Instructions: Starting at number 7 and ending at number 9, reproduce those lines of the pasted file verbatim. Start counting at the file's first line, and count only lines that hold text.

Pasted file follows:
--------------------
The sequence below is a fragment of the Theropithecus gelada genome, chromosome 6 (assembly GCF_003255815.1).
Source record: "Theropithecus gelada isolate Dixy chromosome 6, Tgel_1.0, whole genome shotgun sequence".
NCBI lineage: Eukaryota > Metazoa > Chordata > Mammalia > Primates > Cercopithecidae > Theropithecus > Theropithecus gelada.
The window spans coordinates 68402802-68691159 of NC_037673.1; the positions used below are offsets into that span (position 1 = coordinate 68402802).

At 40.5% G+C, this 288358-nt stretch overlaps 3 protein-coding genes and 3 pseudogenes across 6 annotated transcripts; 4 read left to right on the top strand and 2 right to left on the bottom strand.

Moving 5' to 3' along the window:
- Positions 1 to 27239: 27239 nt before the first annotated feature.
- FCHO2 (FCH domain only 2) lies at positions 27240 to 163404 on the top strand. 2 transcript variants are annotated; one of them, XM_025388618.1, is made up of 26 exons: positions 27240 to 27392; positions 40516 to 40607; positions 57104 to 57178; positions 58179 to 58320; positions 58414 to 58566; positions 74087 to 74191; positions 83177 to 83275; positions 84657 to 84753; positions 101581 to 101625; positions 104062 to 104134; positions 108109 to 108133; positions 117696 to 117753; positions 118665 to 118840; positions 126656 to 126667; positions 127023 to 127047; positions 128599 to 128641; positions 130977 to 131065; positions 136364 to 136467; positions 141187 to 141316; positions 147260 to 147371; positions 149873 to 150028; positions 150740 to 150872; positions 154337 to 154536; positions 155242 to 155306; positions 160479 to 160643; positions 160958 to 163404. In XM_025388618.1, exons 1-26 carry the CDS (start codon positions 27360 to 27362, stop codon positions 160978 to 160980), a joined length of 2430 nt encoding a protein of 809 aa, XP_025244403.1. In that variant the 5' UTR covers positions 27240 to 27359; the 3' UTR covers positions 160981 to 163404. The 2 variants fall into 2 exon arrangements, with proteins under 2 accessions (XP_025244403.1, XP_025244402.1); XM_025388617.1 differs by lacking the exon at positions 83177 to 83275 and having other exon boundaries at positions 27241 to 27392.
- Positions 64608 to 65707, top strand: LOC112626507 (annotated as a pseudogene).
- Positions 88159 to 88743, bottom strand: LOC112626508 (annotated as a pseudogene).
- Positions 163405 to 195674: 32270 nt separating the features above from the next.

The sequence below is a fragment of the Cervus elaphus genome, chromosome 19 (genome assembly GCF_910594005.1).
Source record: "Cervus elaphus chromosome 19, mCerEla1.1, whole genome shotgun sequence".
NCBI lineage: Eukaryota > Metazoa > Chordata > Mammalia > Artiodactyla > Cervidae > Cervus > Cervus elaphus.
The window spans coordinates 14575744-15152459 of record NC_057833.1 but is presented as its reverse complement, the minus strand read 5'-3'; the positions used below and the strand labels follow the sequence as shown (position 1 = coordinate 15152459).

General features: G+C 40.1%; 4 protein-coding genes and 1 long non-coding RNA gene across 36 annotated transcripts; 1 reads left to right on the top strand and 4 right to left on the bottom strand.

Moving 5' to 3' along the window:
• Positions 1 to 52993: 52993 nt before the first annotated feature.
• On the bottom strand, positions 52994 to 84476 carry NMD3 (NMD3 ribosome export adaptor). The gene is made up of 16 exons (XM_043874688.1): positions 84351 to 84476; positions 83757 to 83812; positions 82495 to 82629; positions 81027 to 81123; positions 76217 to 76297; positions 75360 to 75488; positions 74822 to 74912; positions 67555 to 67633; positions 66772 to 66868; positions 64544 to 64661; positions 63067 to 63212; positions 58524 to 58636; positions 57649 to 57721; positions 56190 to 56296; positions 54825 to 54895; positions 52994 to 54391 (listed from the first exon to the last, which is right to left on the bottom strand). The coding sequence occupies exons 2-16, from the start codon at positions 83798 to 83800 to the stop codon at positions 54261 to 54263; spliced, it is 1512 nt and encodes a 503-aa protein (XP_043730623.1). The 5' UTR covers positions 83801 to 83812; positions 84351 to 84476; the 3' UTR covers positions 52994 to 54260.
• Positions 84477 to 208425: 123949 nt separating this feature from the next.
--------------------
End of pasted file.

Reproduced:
- Positions 1 to 27239: 27239 nt before the first annotated feature.
- FCHO2 (FCH domain only 2) lies at positions 27240 to 163404 on the top strand. 2 transcript variants are annotated; one of them, XM_025388618.1, is made up of 26 exons: positions 27240 to 27392; positions 40516 to 40607; positions 57104 to 57178; positions 58179 to 58320; positions 58414 to 58566; positions 74087 to 74191; positions 83177 to 83275; positions 84657 to 84753; positions 101581 to 101625; positions 104062 to 104134; positions 108109 to 108133; positions 117696 to 117753; positions 118665 to 118840; positions 126656 to 126667; positions 127023 to 127047; positions 128599 to 128641; positions 130977 to 131065; positions 136364 to 136467; positions 141187 to 141316; positions 147260 to 147371; positions 149873 to 150028; positions 150740 to 150872; positions 154337 to 154536; positions 155242 to 155306; positions 160479 to 160643; positions 160958 to 163404. In XM_025388618.1, exons 1-26 carry the CDS (start codon positions 27360 to 27362, stop codon positions 160978 to 160980), a joined length of 2430 nt encoding a protein of 809 aa, XP_025244403.1. In that variant the 5' UTR covers positions 27240 to 27359; the 3' UTR covers positions 160981 to 163404. The 2 variants fall into 2 exon arrangements, with proteins under 2 accessions (XP_025244403.1, XP_025244402.1); XM_025388617.1 differs by lacking the exon at positions 83177 to 83275 and having other exon boundaries at positions 27241 to 27392.
- Positions 64608 to 65707, top strand: LOC112626507 (annotated as a pseudogene).